Breast & Ovarian Cancer Study


Discussion between Mark Perloe, MD, and Bruno Lunefeld, MD, on the risks associated with ovulation induction in breast cancer and ovarian cancer.


Mark Perloe, MD:  “I’m here with Dr. Bruno Lunenfeld who presented an eloquent discussion on the risks associated with ovulation induction in breast cancer and ovarian cancer.  We’ve seen data back and forth that have suggested that this is a potential concern.  In your analysis, do you believe that is associated with the underlying condition of infertility for ovulation problems or related to the medical treatment?”

Bruno Lunenfeld, MD:  “In the first paper, which we published in 1978 with Alean Ron who is now at the NIH  demonstrated that  there was no association between treatment for ovulation induction with gonadotropins  and breast cancer, ovarian cancer, or even endometrial cancer.In this study performed in partial fulfillment of the requirement for a Ph.D. degree of Liat Lerner-Geva, M.D., Sackler Faculty of Medicine, Tel Aviv University, Israel and funded in part by the Israel-US BiNational Scientific Foundation (BSF) we confirmed the previous  work and  showed that infertility by itself might be a risk factorNot just  infertility  but infertility in ovulating women . We  must  take into consideration that every ovulation is a trauma to the ovary. Fathala in 1971 was the first to suggest the relationship between ovarian cancer and “incessant ovulation”. With each ovulation the ovarian epithelium was thought to incur minor trauma. The cumulative effect of repetitive surface injury was hypothesized to contribute to the development of ovarian neoplasms ( Lancet 1971;ii:163).   Pregnancy protects.  If you have an infertility problem where you ovulate but you’re infertile, your risk of ovarian cancer is increased, and that means in patients  with  mechanical problems  who  have blocked tubes, in patients with  endometriosis who ovulate, and in ovulating women with  infertility due to a male factor.  If is the patient  is infertile because she doesn’t ovulate her risk of ovarian cancer is not increased.”

Mark Perloe, MD:  “So there’s protection for those who are anovulatory?”

Bruno Lunenfeld, MD:  Yes for ovarian cancer.  Now for breast cancer this is different.  For breast cancer pregnancy protects, and only in the group of unexplained infertility do we get an increase of breast cancer rate  but since it is unexplained infertility I don’t understand the reason Now when we look at gonadotrophin therapy, and here we can only talk about urinary gonadotrophins because this is a study that is a follow-up where our first patient became pregnant in 1961.  These patients are about fifty today and it’s more than a twenty year follow-up.  It’s a mean twenty year follow-up but some patients have been in this study for forty years.  When we look at these and we compare treatment to no treatment, treatment does not increase either the breast cancer or ovarian cancer rate in any of these groups.  One important part of the study that I showed yesterday, and this has to be taken into consideration in all studies that look at cancer or in any study which includes different ethnic groups , is that we looked at the cancer rate and related it to the ethnic group.  We specifically looked where the woman was born - Europeans, Americans, Asians, or Africans.  Again, when you now compare also to African born, Asian, American, and European born the same results remain true.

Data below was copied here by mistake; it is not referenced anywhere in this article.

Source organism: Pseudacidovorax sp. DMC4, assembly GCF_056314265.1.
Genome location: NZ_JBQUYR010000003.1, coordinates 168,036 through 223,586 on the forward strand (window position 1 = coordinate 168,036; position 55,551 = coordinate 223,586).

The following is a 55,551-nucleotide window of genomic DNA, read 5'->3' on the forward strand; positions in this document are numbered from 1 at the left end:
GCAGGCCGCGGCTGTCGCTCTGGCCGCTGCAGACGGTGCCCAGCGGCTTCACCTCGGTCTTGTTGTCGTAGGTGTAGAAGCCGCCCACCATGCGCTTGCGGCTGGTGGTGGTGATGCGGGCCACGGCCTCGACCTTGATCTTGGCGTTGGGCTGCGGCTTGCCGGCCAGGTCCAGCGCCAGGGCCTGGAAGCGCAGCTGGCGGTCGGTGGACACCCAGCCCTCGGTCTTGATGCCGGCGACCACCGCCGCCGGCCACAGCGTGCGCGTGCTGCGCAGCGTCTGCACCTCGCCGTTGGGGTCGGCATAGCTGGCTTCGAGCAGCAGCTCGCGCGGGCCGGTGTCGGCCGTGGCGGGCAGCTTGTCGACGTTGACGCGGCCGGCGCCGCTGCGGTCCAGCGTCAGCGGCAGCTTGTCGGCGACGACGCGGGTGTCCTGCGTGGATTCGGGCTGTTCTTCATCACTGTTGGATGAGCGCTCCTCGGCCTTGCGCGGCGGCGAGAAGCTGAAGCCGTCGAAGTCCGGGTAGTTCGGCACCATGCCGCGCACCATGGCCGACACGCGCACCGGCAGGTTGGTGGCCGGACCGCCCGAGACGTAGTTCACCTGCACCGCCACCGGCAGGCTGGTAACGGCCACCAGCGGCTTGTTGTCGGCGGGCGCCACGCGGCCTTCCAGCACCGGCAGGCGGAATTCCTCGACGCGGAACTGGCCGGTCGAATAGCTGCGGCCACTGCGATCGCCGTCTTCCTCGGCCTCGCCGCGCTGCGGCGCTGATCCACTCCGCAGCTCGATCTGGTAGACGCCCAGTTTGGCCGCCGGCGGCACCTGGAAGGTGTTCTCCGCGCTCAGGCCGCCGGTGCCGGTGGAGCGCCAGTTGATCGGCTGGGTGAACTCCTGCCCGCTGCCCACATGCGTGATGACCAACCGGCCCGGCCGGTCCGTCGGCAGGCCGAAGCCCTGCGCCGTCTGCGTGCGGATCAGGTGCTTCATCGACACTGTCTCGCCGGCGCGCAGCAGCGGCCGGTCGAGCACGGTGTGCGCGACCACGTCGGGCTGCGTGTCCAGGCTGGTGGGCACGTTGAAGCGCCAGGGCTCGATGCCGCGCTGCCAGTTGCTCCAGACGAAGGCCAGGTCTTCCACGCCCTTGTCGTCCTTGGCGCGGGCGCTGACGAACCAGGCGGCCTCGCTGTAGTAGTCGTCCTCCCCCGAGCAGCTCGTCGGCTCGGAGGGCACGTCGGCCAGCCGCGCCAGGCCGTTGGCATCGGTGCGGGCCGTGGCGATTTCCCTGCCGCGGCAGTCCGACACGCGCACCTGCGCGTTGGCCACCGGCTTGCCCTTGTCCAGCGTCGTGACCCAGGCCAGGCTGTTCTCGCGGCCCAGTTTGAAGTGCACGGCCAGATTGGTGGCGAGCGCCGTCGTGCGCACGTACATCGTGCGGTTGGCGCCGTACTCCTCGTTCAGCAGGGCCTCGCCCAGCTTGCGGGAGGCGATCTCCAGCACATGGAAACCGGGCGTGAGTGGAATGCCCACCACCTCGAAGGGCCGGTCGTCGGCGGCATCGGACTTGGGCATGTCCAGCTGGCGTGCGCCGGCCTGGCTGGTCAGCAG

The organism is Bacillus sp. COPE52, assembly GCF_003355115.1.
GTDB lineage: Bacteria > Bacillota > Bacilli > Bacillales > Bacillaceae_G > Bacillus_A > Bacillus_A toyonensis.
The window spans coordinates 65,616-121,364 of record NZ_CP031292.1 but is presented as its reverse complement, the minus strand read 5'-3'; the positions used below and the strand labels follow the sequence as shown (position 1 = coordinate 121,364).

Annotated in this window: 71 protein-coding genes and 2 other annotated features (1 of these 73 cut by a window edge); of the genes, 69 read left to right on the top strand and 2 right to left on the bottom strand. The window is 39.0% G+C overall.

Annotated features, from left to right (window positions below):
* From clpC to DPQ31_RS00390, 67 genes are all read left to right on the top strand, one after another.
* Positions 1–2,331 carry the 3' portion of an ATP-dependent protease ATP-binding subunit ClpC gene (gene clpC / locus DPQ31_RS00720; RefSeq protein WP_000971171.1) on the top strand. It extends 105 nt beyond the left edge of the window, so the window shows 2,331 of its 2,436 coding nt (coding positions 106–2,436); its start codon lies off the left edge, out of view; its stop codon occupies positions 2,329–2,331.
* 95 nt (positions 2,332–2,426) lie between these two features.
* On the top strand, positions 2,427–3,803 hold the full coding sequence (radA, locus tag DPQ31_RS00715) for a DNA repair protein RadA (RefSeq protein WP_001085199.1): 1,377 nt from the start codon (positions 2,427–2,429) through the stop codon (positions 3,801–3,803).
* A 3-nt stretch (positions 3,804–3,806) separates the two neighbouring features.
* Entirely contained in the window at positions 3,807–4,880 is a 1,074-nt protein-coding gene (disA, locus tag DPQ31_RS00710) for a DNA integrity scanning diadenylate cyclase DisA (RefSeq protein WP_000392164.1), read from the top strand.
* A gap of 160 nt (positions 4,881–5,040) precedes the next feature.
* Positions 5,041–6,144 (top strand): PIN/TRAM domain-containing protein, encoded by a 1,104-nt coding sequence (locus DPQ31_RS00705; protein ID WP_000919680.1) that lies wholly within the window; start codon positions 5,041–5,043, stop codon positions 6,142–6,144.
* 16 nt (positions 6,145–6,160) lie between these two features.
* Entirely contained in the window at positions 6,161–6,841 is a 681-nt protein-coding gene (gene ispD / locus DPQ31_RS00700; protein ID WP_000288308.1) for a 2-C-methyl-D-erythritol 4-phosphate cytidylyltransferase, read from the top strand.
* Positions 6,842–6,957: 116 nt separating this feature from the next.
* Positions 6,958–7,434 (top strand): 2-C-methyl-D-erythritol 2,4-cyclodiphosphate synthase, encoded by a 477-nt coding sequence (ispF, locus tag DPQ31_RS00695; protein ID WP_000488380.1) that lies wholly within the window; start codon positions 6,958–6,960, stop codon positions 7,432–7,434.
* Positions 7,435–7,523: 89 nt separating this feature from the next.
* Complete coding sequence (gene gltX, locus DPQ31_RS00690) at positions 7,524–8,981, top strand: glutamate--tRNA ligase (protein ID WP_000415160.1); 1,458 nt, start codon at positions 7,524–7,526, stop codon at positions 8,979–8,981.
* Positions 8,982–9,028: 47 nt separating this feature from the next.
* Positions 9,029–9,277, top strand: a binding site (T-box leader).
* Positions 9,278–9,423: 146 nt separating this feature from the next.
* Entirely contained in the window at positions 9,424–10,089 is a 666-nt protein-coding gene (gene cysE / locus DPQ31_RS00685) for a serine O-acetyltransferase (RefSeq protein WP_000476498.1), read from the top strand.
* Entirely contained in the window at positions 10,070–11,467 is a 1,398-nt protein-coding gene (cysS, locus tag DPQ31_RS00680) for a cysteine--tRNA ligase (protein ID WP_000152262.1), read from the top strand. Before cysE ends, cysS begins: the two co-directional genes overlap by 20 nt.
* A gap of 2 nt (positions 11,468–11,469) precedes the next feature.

Mark Perloe, MD:  “But the results were lower in a specific population and the incidence is varied.”

Bruno Lunenfeld, MD:  “This is interesting because this can be an artifact too because the Mediterranean population, the Africans, and Asians have many children in a young population so they are very well protected so the ovarian and breast cancer rate is lowerr

Mark Perloe, MD:  “For those people who are concerned, is successful fertility treatment lowering their risk?”

Bruno Lunenfeld, MD:  “Yes, there’s no doubt  about this pregnancy protects.”

Mark Perloe, MD:  “For women who are concerned about this, do you recommend the use of a birth control pill following or between conceptions?”

Bruno Lunenfeld, MD:  “For ovarian cancer contraception protects for sure.”

Mark Perloe, MD:  “Great, are you continuing in this study?  I think it’s interesting with your group with the longer follow-up in the older women.  We really need this information before we could analyze the effectiveness.”

Bruno Lunenfeld, MD:  “The  Mean age at the end of follow-up 49.9+8.2 years andwe used a  Linkage to  the National Cancer Registry updated to 31.12.1996  We will look at them again in 10 years and then the mean age of the patients will be sixty.”

Mark Perloe, MD:  “Great, thank you very much.  We appreciate it.”


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